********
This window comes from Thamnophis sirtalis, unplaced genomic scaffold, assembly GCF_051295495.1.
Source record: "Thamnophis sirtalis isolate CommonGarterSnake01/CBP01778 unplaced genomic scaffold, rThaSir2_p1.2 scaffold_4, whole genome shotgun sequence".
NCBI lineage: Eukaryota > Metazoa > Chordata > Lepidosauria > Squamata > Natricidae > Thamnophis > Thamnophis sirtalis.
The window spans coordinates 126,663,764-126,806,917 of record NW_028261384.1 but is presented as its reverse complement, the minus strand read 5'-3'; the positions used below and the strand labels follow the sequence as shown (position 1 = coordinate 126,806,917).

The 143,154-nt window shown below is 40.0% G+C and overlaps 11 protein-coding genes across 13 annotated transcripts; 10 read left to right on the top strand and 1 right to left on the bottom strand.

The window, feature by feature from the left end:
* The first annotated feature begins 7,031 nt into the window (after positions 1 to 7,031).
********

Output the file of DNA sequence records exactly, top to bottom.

This window comes from Thamnophis sirtalis, unplaced genomic scaffold, assembly GCF_051295495.1.
Source record: "Thamnophis sirtalis isolate CommonGarterSnake01/CBP01778 unplaced genomic scaffold, rThaSir2_p1.2 scaffold_4, whole genome shotgun sequence".
NCBI lineage: Eukaryota > Metazoa > Chordata > Lepidosauria > Squamata > Natricidae > Thamnophis > Thamnophis sirtalis.
The window spans coordinates 126,663,764-126,806,917 of record NW_028261384.1 but is presented as its reverse complement, the minus strand read 5'-3'; the positions used below and the strand labels follow the sequence as shown (position 1 = coordinate 126,806,917).

The 143,154-nt window shown below is 40.0% G+C and overlaps 11 protein-coding genes across 13 annotated transcripts; 10 read left to right on the top strand and 1 right to left on the bottom strand.

The window, feature by feature from the left end:
* The first annotated feature begins 7,031 nt into the window (after positions 1 to 7,031).